And since, by the divine right of Apostolic primacy, one Roman pontiff is placed over the universal Church, We further teach and declare that he is the supreme judge of all the faithful, and that in all causes the decision of which belongs to the Church recourse may be had to his tribunal, but that none may reopen the judgment of the Apostolic See, than whose authority there is no greater, nor can any lawfully review its judgment. Wherefore they err from the right path of truth who assert that it is lawful to appeal from the judgments of the Roman pontiffs to an ecumenical council, as to an authority higher than that of the Roman pontiff.

The Pope's juridical Primacy does not convey any right upon the papacy to violate any man's conscience or to coerce into sin. It is simply the supreme power of the Pope over all the workof the Church (including such things as the regulating of everything to do with the Church's sacramental life, the establishment of religious orders or other apostolic movements and organizations within the Church, the consecration of bishops and ordination of priests, the discipline and punishment of the faithful, and the excommunicating of those who prove incorrigible). The man who would insist upon his right of engaging in some type of apostolic work against a papal mandate is guilty of doctrinal error and possibly schism. He may also be guilty of a terrible conceit, or of an equally terrible despair regarding Christ's promise to be with his Church and his Vicar until the end of time.

Vatican Council I does not concern itself directly with the concept of episcopal collegiality. It simply binds all, no matter of what status or dignity, to the same obedience and submission. Twenty six years after the close of the Council, however, Pope Leo XIII was to deal directly with this issue in his encyclical on The Unity of the Church (Satis Cognitum). Pope Leo quotes St. John Chrysostom on the relationship, which exists between bishops and the Pope in the Divine Constitution of the Church:

If the divine benignity willed anything to be in common between him [the Pope] and the other princes, whatever He did not deny to the others He gave only through him. So that whereas Peter alone received many things, He conferred nothing on any of the rest without Peter participating in it,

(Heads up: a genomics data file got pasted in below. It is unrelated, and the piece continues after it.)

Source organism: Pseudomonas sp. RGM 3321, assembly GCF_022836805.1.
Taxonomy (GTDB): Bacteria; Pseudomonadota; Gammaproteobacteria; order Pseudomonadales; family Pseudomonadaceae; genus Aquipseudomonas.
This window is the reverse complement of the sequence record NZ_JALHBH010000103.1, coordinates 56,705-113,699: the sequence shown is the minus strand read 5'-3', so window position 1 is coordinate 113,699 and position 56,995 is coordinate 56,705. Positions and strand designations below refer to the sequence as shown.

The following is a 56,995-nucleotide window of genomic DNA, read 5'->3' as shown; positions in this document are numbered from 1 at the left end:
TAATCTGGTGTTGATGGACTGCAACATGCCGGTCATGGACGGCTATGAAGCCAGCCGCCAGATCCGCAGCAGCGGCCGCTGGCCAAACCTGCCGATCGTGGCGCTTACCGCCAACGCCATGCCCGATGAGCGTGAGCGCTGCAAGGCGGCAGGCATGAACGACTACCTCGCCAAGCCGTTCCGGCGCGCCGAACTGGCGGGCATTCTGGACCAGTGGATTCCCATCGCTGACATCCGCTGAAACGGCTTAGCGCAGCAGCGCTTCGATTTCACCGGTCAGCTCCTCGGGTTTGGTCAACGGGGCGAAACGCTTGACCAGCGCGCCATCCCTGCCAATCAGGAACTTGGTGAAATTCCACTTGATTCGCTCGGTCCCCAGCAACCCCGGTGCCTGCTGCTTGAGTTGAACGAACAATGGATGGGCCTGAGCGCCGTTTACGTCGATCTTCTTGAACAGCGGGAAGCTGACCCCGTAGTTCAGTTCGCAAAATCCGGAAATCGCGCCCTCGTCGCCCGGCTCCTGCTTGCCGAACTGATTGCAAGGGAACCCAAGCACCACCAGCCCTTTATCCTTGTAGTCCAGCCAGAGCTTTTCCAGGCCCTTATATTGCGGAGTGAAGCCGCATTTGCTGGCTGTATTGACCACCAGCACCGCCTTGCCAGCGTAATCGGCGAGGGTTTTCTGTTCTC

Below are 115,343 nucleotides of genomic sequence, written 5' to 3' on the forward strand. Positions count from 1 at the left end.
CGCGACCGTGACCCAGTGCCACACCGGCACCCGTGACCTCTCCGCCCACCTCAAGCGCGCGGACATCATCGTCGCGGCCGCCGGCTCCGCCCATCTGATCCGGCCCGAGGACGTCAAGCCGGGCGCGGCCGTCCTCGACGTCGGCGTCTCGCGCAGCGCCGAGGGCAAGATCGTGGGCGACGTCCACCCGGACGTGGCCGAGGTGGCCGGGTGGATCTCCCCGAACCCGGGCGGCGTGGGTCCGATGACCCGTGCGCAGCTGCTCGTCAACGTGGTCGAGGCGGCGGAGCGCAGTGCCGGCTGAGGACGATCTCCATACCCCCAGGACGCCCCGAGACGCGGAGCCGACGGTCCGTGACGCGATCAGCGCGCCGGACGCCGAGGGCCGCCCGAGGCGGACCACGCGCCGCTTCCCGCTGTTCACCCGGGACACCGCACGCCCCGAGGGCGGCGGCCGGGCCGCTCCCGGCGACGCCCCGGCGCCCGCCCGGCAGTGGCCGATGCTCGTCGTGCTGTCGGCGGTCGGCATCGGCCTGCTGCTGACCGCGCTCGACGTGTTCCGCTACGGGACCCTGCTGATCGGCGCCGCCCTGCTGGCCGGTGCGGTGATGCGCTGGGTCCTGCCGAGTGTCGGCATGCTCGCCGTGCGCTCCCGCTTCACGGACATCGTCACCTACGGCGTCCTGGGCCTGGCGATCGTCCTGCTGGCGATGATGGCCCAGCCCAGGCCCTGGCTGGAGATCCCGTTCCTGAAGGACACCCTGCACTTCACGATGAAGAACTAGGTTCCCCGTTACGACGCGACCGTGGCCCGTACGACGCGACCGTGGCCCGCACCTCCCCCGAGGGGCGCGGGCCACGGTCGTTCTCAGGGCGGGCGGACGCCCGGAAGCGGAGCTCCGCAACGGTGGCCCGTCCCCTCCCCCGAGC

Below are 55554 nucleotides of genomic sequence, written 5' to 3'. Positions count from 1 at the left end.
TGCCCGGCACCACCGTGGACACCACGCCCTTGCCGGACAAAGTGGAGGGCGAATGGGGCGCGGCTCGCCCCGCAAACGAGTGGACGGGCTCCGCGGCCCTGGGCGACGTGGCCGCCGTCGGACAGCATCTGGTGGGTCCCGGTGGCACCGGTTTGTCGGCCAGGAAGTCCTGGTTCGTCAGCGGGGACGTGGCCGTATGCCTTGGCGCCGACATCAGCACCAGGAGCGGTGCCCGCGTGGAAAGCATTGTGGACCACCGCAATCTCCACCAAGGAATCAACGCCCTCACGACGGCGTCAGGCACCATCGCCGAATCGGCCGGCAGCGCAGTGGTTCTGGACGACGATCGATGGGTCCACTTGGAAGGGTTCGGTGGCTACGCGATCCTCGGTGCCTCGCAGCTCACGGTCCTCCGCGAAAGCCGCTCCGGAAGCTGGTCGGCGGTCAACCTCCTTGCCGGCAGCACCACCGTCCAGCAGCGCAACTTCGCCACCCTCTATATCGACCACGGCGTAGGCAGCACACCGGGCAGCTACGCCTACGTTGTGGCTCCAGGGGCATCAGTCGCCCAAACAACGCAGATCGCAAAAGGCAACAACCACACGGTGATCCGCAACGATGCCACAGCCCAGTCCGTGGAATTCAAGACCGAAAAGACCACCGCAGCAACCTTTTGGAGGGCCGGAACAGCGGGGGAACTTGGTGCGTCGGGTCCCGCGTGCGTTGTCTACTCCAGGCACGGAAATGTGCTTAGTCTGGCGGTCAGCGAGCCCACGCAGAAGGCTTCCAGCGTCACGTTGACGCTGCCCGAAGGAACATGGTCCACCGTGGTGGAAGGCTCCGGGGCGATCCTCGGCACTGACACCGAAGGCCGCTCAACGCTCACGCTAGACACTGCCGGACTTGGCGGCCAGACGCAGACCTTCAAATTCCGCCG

In this same document, Leo XIII comments on the above passage:

From this it must be clearly understood that bishops are deprived of the right and power of ruling, if they deliberately withdraw from Peter and his successors . . . But the episcopal order is rightly judged to be in communion with Peter, as Christ commanded, if it be subject to and obeys Peter.

Certainly, if we applied these criteria of episcopal power and authority to certain bishops in this country, we might be deeply skeptical as to their legitimacy to rule over the faithful of their dioceses.

Unquestionably, many terrible things have occurred in the Church over the past thirty-five years. Some lay blame for this state of affairs at the feet of the Popes who have ruled during this period. If they allow this judgment to lead them into defiance and refusal of submission to the Pope, then Satan has had his day with them. In describing the state of the Church at the end of time Our Lord said, "And because iniquity hath abounded the charity of many shall grow cold" (Matt. 24:12). The Papal Primacy is a work of charity guaranteeing unity of both truth and communion within the Church. Pope St. Gregory the Great laid down the principle that "Divine justice provides shepherds according to the just deserts of the faithful." If a man becomes convinced that a reigning Pope is doing some dreadful things (and there certainly have been those who did such things), then he is under two obligations: to look in a mirror and try to understand why God might find it necessary to chastise the faithful (or not-so-faithful), and to pray with increased fervor and charity for the Pope and the whole Church. We may be assured that if we are firmly established in this, the spirit of the saints, then any activities, which we might undertake in love and defense of the Church will not lead us into the excesses of heresy or schism.

Mr. James Larson is a graduate of the University of Minnesota. He was a convert to the Catholic Church 22 years ago. In 2000, he and another home-schooling father received the Minnesota Catholic Defense League's award for Catholic of the Year for their explanation and defense of the Catholic faith and Catholic history on a series of about 20 radio talk shows. His last article in HPR appeared in August-September 2002.